Thursday, October 15, 2009
Female Lawyers’ President on Laws ON Violence Against Women
The consultative forum was organized by Gamcotrap to sensitize law makers to make legislation against Female Genital Mutilation (FGM). However, Madame Sallah-Njie noted that there is no comprehensive legislation on violence against women as the case is in some jurisdictions. She noted that gender violence against women is of daily occurrence in the Gambia and takes physical, moral and physiological forms; that these violations include FGM, rape within and outside the marriage, sexual harassment, physical and commercial exploitation of women and girls, forced marriages, early marriage, trafficking of women and girls, assault and murder. The president of the female lawyers association admitted that although there is the absence of specific laws on violence against women there are laws which are of general application to both men and women. She contended that if such laws are applied and implemented strictly and effectively without any bias they will go a long way in addressing the issues of gender based violence and thus promote and protect the rights of women. Madame Sallah-Njie made mention of the constitution of The Gambia which, she said, gives guarantees and rights to women. She said section 28(1) and (2).of the Constitution of The Gambia specifically provides for women to be accorded full and equal dignity of the person with men as well as having the right to equal treatment with men, including equal opportunities in political, economic and social activities; that section 20 and 21 generally provide for the protection from slavery and forced labour and protection from inhuman treatment, respectively.She however noted that sub section 95 (c) provides that subsection 92 shall not apply to any law in so far as that law makes provision with respect to adoption, marriage, divorce, burial, devolution of property on death or other matters of personal law; that for the application in the case of members of a particular race or tribe of customary law with respect to any matter in the case of persons who, under that law, are subject to that law.’Madam Sallah-Njie submitted that the effect of paragraphs (c) and (d) of subsection (5) of section 33 is that the National Assembly can make discriminatory laws in so far as they fall in the realm of customary law like marriage, burial, devolution of property and other matters of personal law. “In other words, once it can be proven that a particular law is sanctioned by personal or customary law, it does not matter how discriminatory or harmful it is, either of itself or in its effect. This provision renders nugatory all the innovative provisions in the constitution,” said the president of the female Lawyers association of the Gambia.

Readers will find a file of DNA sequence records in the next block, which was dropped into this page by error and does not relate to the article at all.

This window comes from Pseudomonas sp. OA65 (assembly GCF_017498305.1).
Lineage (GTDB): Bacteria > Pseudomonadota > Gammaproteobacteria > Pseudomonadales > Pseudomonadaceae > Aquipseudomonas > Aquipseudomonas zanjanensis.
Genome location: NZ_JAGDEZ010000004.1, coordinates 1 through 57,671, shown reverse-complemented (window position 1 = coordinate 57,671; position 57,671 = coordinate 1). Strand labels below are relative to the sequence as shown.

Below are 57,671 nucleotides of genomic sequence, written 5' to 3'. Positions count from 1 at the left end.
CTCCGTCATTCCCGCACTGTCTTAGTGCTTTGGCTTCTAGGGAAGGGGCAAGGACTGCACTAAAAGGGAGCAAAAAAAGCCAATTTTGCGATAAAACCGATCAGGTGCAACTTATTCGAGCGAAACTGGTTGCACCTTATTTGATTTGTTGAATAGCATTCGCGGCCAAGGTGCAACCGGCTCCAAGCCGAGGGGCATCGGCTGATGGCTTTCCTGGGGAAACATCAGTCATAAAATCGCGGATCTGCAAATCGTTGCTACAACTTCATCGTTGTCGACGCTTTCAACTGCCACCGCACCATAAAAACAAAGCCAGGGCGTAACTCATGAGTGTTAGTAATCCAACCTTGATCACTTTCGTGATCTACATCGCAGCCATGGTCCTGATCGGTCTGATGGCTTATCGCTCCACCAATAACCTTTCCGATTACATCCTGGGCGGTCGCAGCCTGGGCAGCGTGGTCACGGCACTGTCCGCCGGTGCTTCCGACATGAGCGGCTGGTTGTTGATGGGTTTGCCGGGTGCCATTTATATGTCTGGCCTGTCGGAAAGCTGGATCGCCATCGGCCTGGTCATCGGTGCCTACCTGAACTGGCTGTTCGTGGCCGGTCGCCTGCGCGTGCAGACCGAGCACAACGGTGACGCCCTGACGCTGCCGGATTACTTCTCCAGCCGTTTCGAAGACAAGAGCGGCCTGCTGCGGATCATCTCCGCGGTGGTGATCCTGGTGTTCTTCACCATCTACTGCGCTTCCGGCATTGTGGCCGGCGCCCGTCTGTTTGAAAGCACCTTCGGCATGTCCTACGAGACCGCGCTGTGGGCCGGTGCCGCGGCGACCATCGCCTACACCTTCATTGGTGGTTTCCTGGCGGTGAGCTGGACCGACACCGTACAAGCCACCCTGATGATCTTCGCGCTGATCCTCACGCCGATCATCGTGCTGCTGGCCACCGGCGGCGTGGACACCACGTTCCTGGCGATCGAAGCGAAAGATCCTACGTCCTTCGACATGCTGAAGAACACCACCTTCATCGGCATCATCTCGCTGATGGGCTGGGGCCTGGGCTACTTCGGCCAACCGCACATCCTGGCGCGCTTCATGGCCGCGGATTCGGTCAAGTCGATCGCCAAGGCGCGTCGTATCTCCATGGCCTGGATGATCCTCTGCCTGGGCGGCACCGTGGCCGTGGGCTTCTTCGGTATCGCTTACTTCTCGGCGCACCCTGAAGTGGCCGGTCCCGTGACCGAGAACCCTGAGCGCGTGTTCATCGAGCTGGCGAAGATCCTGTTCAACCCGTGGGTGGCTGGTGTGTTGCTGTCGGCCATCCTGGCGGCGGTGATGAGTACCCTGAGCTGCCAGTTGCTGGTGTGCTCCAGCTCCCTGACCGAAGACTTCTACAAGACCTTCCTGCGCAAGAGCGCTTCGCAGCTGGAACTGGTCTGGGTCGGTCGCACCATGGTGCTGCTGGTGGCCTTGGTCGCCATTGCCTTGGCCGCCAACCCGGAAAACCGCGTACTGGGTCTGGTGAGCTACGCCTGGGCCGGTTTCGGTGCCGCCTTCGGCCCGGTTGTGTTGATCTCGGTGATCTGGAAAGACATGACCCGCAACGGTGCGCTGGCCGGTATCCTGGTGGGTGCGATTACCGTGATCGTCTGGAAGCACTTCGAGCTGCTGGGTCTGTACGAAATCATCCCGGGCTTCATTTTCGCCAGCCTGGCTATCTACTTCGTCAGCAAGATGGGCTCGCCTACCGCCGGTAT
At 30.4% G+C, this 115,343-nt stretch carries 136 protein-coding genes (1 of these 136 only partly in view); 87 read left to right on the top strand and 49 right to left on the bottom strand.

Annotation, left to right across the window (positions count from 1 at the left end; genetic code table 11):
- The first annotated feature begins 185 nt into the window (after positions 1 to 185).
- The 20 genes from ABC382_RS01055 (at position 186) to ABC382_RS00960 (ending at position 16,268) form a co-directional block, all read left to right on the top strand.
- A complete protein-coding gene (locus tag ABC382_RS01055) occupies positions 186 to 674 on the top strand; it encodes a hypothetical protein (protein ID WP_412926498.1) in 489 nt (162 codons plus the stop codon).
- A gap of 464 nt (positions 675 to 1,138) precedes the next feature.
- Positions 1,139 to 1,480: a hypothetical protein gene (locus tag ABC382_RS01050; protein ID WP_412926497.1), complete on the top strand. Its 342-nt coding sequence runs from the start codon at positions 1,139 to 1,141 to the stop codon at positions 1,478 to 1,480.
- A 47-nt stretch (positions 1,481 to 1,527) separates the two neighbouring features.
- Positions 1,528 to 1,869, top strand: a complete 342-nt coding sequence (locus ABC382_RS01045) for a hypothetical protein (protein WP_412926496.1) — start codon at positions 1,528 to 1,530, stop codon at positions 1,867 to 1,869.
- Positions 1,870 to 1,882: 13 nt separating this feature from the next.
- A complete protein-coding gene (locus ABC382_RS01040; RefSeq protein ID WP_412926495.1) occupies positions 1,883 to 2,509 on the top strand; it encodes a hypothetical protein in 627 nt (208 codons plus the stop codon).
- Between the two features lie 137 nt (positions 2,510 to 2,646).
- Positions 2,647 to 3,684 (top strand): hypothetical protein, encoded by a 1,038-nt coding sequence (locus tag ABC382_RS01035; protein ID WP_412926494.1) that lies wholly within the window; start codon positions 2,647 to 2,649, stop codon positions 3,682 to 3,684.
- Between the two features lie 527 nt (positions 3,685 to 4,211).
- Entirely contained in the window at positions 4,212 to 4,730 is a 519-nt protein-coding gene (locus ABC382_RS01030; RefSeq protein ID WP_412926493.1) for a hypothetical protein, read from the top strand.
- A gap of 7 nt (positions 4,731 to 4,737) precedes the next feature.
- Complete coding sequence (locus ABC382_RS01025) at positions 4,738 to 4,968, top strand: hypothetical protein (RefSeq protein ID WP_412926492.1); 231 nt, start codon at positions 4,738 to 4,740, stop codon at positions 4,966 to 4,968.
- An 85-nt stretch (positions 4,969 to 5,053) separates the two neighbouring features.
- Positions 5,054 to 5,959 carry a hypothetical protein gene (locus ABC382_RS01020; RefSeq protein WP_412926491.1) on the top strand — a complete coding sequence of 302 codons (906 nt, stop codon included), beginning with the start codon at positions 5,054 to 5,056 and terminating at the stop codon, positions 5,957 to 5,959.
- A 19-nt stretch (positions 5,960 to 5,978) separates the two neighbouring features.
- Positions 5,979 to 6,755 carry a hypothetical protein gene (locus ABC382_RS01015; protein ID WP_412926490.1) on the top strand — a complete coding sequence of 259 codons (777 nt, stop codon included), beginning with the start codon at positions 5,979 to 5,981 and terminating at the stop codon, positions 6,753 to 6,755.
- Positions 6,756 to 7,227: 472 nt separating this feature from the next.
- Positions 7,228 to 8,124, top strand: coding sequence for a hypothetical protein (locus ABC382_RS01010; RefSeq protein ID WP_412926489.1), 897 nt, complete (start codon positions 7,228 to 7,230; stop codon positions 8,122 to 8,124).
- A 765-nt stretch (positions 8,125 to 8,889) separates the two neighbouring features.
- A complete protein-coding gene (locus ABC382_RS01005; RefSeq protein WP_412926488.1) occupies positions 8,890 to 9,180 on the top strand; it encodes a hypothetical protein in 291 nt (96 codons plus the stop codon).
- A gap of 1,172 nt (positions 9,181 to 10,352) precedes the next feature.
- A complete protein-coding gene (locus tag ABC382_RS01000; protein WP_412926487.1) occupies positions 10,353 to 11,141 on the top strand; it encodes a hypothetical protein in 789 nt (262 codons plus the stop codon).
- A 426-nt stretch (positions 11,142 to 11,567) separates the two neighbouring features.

source: foroyaa news paper
Violence against women is a worldwide yet still hidden problem. Freedom from the threat of harassment, battering, and sexual assault is a concept that most of us have a hard time imagining because violence is such a deep part of our cultures and lives.